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Papua New Guinea & Indonesia by Luxury Yacht

  • Overview
  • Accommodation
  • Itinerary
  • Fares

A journey overview

  • Port Moresby
  • Madang
  • Kopar Village
  • Vanimo
  • Lake Sentani
  • Mamberamo River
  • Cenderawasih Bay
  • Raja Ampat
  • Banda Neira
  • Dili

16 Days Expedition Voyage
  • Departing:
  • 7 Dec 2025 New release

This remote expedition cruise delivers us to the distant shores of Papua New Guinea, West Papua, and the far-flung archipelago of Raja Ampat. Swim and snorkel in crystal-clear waters, enjoying encounters with whale sharks and an abundance of other marine species. Just 26 guests will embark the luxurious Paspaley Pearl for this rare and fascinating voyage. Image: Morgane Monneret, Le Ponant.


We prepare for our expedition cruise with a Welcome Dinner at the Hilton Port Moresby Hotel, where you will get to know your fellow travellers and Tour Host Team.

This morning, an economy class scheduled flight takes us north to the coastal town of Madang. Fringed by palm trees, the town sits along a remote peninsula that looks across crystal-clear waters. Almost 200 languages are spoken within the region, which reflects the overall diversity of Papua New Guinea as a whole. It is within this setting that we board our luxury vessel, the Paspaley Pearl. From here, our expedition voyage will see us cruising westward, following the remote coastlines of Papua New Guinea and Indonesia.

At the mouth of the vast Sepik River, we find Kopar Village. Here, the crocodile is venerated as a great spirit of the water and traditional ways remain a constant. Ceremonies are performed to appease the spirits and boys become men through a series of gruelling rites.

Those with a proclivity for water sports may know Vanimo for its various surf breaks. Its location, close to the border with Indonesia, also makes it an important centre of trade. The community frequently celebrates its diversity by hosting traditional events and festivals. Vanimo’s beaches offer tranquillity and seclusion in equal measure.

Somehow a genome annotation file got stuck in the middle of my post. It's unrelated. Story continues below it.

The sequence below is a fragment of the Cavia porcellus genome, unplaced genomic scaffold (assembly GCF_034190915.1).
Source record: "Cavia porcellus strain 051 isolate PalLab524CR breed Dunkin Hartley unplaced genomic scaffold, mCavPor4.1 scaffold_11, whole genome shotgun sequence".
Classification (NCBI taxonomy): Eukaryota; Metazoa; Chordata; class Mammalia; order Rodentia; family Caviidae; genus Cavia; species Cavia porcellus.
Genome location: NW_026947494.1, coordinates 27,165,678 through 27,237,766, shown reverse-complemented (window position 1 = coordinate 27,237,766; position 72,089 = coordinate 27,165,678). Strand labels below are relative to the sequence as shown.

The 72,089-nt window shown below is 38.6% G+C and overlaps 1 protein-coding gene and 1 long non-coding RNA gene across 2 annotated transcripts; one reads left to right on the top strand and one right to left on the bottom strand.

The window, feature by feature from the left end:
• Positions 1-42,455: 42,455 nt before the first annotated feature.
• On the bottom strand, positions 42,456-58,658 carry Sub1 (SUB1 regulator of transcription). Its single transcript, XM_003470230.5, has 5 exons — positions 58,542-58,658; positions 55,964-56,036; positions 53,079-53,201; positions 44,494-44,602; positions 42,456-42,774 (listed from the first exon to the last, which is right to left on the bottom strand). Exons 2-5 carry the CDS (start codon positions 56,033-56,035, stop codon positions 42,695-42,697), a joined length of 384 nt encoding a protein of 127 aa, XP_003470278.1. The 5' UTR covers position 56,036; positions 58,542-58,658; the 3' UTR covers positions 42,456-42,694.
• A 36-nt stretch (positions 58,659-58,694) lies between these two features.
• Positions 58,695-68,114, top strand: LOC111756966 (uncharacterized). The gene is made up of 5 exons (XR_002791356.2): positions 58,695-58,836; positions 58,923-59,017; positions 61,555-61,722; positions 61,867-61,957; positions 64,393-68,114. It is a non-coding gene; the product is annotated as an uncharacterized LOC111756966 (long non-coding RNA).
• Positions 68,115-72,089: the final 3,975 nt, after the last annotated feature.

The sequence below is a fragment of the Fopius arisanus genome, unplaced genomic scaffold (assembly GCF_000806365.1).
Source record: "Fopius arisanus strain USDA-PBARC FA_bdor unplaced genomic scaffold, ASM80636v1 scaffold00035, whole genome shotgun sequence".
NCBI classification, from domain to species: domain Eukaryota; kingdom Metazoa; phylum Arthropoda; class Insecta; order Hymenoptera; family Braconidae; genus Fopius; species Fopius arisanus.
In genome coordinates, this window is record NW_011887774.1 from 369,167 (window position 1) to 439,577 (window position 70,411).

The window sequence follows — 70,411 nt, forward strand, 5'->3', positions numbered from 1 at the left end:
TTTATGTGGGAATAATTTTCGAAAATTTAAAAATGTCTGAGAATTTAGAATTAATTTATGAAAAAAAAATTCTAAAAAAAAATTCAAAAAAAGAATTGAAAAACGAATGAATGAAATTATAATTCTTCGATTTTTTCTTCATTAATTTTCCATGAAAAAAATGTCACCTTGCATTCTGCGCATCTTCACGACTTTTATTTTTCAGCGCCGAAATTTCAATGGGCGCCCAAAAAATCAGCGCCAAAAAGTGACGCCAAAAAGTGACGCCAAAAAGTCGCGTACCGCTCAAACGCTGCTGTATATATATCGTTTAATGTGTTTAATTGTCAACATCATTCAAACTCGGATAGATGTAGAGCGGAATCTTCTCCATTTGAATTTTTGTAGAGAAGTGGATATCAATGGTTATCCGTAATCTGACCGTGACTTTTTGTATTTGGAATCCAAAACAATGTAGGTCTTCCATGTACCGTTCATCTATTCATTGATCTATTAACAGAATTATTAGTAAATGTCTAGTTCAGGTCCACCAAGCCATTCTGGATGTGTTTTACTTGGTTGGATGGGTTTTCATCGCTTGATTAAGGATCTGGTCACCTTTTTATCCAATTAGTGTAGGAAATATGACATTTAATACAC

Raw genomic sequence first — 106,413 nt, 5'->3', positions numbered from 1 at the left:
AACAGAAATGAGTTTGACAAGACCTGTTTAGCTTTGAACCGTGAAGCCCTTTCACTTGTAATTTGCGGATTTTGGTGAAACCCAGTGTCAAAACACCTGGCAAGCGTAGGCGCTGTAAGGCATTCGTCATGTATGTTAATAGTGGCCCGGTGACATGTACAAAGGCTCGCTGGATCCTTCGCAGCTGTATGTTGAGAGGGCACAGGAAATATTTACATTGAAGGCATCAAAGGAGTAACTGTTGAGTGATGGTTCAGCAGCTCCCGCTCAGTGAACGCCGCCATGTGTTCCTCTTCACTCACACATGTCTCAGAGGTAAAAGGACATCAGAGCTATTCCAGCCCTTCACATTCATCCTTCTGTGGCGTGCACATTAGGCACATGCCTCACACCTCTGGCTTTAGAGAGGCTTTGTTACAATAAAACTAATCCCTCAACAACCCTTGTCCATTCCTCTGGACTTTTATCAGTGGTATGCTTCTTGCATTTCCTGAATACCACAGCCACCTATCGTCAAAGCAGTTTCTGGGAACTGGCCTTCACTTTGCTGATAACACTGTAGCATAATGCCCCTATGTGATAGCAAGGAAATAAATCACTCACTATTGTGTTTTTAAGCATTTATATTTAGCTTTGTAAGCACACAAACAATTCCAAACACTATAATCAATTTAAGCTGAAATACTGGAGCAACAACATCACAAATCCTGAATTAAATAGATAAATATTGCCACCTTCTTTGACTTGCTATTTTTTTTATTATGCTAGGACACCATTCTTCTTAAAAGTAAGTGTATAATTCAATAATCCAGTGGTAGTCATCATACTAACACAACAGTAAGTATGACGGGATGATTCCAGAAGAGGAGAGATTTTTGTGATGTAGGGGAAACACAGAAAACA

Today we cross into Indonesia on our way to Jayapura City. The thriving metropolis is close to Lake Sentani, whose tropical waters teem with endemic fish species. The region is inhabited by the Sentani people, whose cultural heritage is evident through the proliferation of remarkable bark paintings.

Further west, we arrive along the Mamberamo River. Tropical rainforests make up part of the diverse ecosystems found along the edge of the river. As our vessel winds its way along this remote waterway, keep watch for the isolated communities whose traditional ways live on here.

Cenderawasih Bay represents the colossal gulf that lies between Papua and West Papua’s Bird’s Head Peninsula. And found gracefully gliding between deserted islands and colourful reefs is the world’s largest fish, the whale shark. Indonesia’s largest marine national park, Cenderawasih Bay also harbours the wrecks of World War II planes and ships.

We continue our cruise today, across the expansive blue waters of Cenderawasih Bay. Our nimble vessel gets us up close to the forested coastlines, colourful reefs and marine creatures that make up this beautiful and biodiverse region.

A day at sea allows us to take advantage of our vessel’s luxurious amenities as we make our way to our next port of call.

On the far side of Bird’s Head Peninsula, we arrive at Raja Ampat. Local mythology bestowed the moniker Four Kings upon this archipelago. The story goes that a woman discovered seven eggs, four of which hatched to produce the four kings who would go on to rule over the largest of the islands. More than 1,500 small islands comprise the sprawling group. It is said that the region possesses a greater diversity of marine life than any other part of the massive Coral Triangle, which spreads from the Solomon Islands to the Philippines and across to Singapore.

Today we absorb more rare sights, including island chains, shoaling fish and idyllic cays.

Our ship continues to navigate the waters off West Papua. Raja Ampat’s larger islands, Misool, Salawati, Batanta and Waigeo, stand proud amid lesser-known islets and are home to stunning landscapes and diverse culture.

Be sure to have your camera at hand today, as we are greeted by the spectacular sight of Kiti-Kiti Waterfall, which materialises from the forested hills and gushes directly into the sea. Found toward the southern point of the Bomberai Peninsula, the falls add the finishing touch to an already serene stretch of coastline, with its lush forests and impossibly clear waters.

Today, we arrive at the Spice Islands, where successive empires fought for control of the once-lucrative trade. Considered the most historic of the islands, Banda Neira was once the sole source of the world’s nutmeg, highly prized by European merchants. Step ashore, accompanied by your Expedition Team and local guides, for an exploration of this small island, including its ruined Portuguese and Dutch forts. We also arrive at the former home of Christopher Cole. The British captain led a small army of men onto the island in 1810, forcing the surrender of the Dutch.

Once again, we enjoy a full day aboard our ship, as we sail across the Banda Sea, en route to Dili.

Reaching the northern coast of Timor-Leste, we shortly arrive at the port of Dili. Following a final breakfast aboard the Paspaley Pearl, we disembark in the capital, where our journey concludes.